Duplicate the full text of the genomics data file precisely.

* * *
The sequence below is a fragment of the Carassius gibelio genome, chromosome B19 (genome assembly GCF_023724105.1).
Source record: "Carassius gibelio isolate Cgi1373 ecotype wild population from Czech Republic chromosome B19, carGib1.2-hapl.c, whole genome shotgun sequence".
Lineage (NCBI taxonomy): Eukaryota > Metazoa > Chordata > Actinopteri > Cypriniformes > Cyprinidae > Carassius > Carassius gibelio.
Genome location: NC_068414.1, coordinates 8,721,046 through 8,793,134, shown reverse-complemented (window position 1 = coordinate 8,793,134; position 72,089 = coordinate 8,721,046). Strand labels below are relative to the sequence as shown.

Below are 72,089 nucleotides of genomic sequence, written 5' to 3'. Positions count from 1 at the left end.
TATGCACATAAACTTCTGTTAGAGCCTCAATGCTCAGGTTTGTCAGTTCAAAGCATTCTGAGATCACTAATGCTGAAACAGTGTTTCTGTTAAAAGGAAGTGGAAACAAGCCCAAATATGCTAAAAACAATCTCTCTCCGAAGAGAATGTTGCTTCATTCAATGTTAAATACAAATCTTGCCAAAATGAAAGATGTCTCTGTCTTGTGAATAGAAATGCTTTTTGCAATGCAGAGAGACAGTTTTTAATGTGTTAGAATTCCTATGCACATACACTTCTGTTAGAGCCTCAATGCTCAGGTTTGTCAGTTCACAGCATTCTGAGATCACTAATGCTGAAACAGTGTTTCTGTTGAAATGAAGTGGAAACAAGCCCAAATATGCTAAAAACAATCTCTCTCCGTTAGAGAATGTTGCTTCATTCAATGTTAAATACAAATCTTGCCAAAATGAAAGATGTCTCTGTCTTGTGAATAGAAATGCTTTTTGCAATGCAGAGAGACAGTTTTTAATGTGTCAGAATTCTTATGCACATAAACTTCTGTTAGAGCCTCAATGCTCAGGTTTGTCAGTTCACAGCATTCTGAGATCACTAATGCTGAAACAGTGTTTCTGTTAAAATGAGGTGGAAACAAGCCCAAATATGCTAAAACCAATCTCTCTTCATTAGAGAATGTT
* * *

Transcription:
The sequence below is a fragment of the Carassius gibelio genome, chromosome B19 (genome assembly GCF_023724105.1).
Source record: "Carassius gibelio isolate Cgi1373 ecotype wild population from Czech Republic chromosome B19, carGib1.2-hapl.c, whole genome shotgun sequence".
Lineage (NCBI taxonomy): Eukaryota > Metazoa > Chordata > Actinopteri > Cypriniformes > Cyprinidae > Carassius > Carassius gibelio.
Genome location: NC_068414.1, coordinates 8,721,046 through 8,793,134, shown reverse-complemented (window position 1 = coordinate 8,793,134; position 72,089 = coordinate 8,721,046). Strand labels below are relative to the sequence as shown.

Below are 72,089 nucleotides of genomic sequence, written 5' to 3'. Positions count from 1 at the left end.
TATGCACATAAACTTCTGTTAGAGCCTCAATGCTCAGGTTTGTCAGTTCAAAGCATTCTGAGATCACTAATGCTGAAACAGTGTTTCTGTTAAAAGGAAGTGGAAACAAGCCCAAATATGCTAAAAACAATCTCTCTCCGAAGAGAATGTTGCTTCATTCAATGTTAAATACAAATCTTGCCAAAATGAAAGATGTCTCTGTCTTGTGAATAGAAATGCTTTTTGCAATGCAGAGAGACAGTTTTTAATGTGTTAGAATTCCTATGCACATACACTTCTGTTAGAGCCTCAATGCTCAGGTTTGTCAGTTCACAGCATTCTGAGATCACTAATGCTGAAACAGTGTTTCTGTTGAAATGAAGTGGAAACAAGCCCAAATATGCTAAAAACAATCTCTCTCCGTTAGAGAATGTTGCTTCATTCAATGTTAAATACAAATCTTGCCAAAATGAAAGATGTCTCTGTCTTGTGAATAGAAATGCTTTTTGCAATGCAGAGAGACAGTTTTTAATGTGTCAGAATTCTTATGCACATAAACTTCTGTTAGAGCCTCAATGCTCAGGTTTGTCAGTTCACAGCATTCTGAGATCACTAATGCTGAAACAGTGTTTCTGTTAAAATGAGGTGGAAACAAGCCCAAATATGCTAAAACCAATCTCTCTTCATTAGAGAATGTT